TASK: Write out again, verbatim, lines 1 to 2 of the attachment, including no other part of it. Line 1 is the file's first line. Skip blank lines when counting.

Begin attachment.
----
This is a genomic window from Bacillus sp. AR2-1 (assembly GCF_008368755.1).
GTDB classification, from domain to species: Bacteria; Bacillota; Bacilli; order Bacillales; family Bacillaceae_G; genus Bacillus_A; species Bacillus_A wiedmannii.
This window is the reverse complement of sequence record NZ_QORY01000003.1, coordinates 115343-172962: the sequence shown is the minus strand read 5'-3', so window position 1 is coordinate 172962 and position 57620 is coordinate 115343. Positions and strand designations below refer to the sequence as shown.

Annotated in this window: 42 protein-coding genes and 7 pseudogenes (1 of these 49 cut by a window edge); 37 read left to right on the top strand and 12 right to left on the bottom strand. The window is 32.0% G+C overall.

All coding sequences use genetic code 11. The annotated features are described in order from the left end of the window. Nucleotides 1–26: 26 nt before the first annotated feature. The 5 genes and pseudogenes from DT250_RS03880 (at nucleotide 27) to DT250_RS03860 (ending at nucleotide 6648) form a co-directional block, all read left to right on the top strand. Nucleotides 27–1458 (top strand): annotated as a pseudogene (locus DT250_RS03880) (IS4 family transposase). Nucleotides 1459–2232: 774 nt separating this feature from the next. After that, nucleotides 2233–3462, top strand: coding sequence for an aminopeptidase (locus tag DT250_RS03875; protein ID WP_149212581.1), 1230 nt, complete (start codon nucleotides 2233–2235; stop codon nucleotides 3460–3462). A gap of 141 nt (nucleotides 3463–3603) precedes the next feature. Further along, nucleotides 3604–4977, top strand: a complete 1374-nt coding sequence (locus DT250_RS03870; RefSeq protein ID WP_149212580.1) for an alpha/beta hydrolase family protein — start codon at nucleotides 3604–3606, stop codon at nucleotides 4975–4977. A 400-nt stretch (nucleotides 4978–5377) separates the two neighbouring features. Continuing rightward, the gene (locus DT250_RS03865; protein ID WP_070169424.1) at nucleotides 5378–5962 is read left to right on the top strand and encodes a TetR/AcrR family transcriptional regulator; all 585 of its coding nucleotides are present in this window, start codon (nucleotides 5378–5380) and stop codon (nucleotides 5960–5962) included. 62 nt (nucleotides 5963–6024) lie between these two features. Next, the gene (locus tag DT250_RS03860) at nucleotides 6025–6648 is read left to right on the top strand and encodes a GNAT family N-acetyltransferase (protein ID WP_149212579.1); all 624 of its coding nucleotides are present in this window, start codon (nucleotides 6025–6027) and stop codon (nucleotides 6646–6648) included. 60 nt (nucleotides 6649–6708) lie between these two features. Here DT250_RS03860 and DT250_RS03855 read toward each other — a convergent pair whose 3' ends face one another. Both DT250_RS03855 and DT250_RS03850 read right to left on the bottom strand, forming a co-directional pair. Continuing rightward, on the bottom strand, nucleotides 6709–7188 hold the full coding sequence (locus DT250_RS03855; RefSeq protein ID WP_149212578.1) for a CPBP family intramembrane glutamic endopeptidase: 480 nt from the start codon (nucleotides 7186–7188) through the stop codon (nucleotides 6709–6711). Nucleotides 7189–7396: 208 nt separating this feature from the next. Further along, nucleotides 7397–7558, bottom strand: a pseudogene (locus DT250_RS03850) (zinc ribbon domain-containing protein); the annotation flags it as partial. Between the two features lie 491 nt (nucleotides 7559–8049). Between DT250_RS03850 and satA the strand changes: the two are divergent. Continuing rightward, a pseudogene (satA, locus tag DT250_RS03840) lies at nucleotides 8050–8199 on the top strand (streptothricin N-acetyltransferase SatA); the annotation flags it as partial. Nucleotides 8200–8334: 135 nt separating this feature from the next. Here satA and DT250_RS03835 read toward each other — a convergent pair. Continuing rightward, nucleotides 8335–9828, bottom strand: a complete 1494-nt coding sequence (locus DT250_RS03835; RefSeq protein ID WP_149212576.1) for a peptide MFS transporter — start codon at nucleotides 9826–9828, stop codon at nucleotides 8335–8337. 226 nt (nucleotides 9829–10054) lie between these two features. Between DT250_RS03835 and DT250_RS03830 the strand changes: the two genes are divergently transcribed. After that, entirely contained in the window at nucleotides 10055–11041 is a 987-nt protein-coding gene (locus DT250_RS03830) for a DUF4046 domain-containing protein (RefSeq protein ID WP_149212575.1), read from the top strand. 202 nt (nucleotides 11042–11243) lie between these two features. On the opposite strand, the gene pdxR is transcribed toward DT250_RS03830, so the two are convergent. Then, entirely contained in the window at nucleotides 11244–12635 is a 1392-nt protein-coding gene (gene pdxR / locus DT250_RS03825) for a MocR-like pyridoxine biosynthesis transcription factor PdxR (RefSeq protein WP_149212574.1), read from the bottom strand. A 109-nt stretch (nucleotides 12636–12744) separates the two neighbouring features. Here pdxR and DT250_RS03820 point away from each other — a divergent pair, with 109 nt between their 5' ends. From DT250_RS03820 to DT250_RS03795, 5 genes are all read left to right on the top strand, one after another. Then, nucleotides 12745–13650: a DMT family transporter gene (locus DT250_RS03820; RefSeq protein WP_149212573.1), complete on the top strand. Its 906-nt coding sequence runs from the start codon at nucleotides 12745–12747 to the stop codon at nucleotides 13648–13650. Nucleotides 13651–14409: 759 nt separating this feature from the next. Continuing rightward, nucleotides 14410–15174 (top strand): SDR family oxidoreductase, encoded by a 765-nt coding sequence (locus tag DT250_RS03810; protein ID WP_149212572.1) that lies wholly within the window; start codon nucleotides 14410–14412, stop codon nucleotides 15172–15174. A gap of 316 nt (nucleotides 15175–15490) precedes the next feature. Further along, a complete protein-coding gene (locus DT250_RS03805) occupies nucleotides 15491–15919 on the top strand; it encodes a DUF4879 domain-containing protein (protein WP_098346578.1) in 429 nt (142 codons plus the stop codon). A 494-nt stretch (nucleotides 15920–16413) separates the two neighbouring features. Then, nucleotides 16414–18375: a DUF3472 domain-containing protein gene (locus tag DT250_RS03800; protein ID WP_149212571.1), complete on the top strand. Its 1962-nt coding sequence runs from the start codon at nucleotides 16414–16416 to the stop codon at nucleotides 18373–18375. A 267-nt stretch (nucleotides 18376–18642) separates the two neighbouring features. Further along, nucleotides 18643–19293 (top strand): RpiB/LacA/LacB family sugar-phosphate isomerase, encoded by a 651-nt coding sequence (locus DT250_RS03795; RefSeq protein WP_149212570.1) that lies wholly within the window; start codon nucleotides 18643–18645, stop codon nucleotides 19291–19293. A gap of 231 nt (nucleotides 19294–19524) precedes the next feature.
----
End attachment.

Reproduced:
This is a genomic window from Bacillus sp. AR2-1 (assembly GCF_008368755.1).
GTDB classification, from domain to species: Bacteria; Bacillota; Bacilli; order Bacillales; family Bacillaceae_G; genus Bacillus_A; species Bacillus_A wiedmannii.